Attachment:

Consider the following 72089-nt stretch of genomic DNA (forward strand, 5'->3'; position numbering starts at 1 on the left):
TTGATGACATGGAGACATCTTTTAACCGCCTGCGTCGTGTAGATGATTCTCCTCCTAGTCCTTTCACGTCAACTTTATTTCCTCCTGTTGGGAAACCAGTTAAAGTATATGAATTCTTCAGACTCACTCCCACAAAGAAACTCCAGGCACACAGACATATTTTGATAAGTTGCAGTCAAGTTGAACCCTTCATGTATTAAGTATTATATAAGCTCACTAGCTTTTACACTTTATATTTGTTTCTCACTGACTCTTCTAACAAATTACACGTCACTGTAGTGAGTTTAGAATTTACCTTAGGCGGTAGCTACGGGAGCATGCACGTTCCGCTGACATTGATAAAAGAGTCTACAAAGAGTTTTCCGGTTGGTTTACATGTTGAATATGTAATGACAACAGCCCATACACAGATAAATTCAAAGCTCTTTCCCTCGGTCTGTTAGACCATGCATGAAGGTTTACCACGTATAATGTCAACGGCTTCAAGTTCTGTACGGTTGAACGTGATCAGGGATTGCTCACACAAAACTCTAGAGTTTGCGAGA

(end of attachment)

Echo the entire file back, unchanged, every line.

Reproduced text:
Consider the following 72089-nt stretch of genomic DNA (forward strand, 5'->3'; position numbering starts at 1 on the left):
TTGATGACATGGAGACATCTTTTAACCGCCTGCGTCGTGTAGATGATTCTCCTCCTAGTCCTTTCACGTCAACTTTATTTCCTCCTGTTGGGAAACCAGTTAAAGTATATGAATTCTTCAGACTCACTCCCACAAAGAAACTCCAGGCACACAGACATATTTTGATAAGTTGCAGTCAAGTTGAACCCTTCATGTATTAAGTATTATATAAGCTCACTAGCTTTTACACTTTATATTTGTTTCTCACTGACTCTTCTAACAAATTACACGTCACTGTAGTGAGTTTAGAATTTACCTTAGGCGGTAGCTACGGGAGCATGCACGTTCCGCTGACATTGATAAAAGAGTCTACAAAGAGTTTTCCGGTTGGTTTACATGTTGAATATGTAATGACAACAGCCCATACACAGATAAATTCAAAGCTCTTTCCCTCGGTCTGTTAGACCATGCATGAAGGTTTACCACGTATAATGTCAACGGCTTCAAGTTCTGTACGGTTGAACGTGATCAGGGATTGCTCACACAAAACTCTAGAGTTTGCGAGA